On Thursday we went to Ely, Cambridgeshire, and visited the cathedral. We went on a guided tour of the Octagon.
When the dust had settled from the collapse of Ely’s Romanesque crossing tower in 1322, there was just a large open space where the crossing tower on its four great piers had been. Rather than replace the tower as it was, they decided to build an enormous octagonal lantern built over this open space. Now known as the Ely Octagon.
The lantern took 14 years to build, weighs 200 tons, and exerts a perfect perpendicular downward thrust. By 1340, the roof was covered in lead and the ceiling was carved and painted. The ceiling seen today, as well as the wooden panels painted with angels in the octagon, are Victorian renovations. These wooden panels swing open like doors, from which you can get a vertigo-inducing view down to the floor below (via a guided tour).
The wooden stalls in the octagon area were designed by George Pace in 1978. The floor of this area is paved with checkerboard squares in an exact reflection of the octagon above. Above the pulpit is a modern sculpture of Christus Rex (2000) by Peter Eugene Ball.
The Lady Chapel’s unusual position off to the side instead of at the east end of the cathedral is due to the monks’ burial ground and outer hostelry being already located there. The chapel stands between the presbytery (east end) and the north transept, and is the largest Lady Chapel in England. It also has the largest medieval vault in England, with a span of 40 feet (12m).The Lady Chapel was built from 1321 to 1349, a period which also saw the collapse of the central tower and construction of the octagon. The chapel once looked much different than it does today. The walls were bursting with colourful paintings, the windows were filled with the finest medieval stained glass, and the niches were home to exquisite statues.All this was destroyed at the Reformation, but even the badly damaged state of the stonework and traces of coloured paint provide an idea of what it must have looked like. Many of the carved roof bosses survive and have recently been repainted. The chapel became a parish church after the Reformation, but was “returned” to the cathedral in 1938. The unusual sculpture of the Virgin Mary that stands above the altar is by David Wynne (2000).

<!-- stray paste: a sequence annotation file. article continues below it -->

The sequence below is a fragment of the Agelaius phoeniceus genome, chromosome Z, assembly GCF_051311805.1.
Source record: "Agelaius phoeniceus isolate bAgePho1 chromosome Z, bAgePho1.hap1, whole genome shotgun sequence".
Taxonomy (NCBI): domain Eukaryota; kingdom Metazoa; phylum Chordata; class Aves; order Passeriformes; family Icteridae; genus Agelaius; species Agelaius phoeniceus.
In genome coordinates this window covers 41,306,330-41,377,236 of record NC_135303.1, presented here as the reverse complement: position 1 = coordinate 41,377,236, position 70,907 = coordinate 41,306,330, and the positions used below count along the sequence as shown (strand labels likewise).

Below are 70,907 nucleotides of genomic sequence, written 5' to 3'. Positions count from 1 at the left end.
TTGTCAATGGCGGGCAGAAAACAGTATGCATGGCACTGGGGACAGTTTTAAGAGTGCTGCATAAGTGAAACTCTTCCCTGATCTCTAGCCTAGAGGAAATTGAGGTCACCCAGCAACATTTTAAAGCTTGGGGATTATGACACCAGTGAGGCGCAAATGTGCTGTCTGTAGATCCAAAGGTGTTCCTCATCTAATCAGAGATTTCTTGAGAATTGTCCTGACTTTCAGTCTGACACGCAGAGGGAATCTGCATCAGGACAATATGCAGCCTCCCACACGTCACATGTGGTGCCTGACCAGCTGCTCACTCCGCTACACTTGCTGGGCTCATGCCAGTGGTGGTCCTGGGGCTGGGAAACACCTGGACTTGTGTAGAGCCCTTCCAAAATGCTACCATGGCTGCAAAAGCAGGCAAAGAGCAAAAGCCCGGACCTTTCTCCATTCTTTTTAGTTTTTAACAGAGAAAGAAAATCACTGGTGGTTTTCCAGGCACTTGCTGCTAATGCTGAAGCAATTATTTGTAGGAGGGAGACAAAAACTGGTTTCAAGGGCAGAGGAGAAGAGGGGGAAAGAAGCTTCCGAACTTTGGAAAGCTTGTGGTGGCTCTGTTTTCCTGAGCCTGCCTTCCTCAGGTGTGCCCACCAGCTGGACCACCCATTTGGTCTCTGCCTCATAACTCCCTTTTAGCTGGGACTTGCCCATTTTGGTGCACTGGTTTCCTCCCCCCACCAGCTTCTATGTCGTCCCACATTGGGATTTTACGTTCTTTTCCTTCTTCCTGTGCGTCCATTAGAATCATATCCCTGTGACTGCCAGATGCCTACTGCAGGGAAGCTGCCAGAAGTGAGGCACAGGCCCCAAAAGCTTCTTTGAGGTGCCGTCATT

Update: A post about Ely’s Lady Chapel on Heavenfield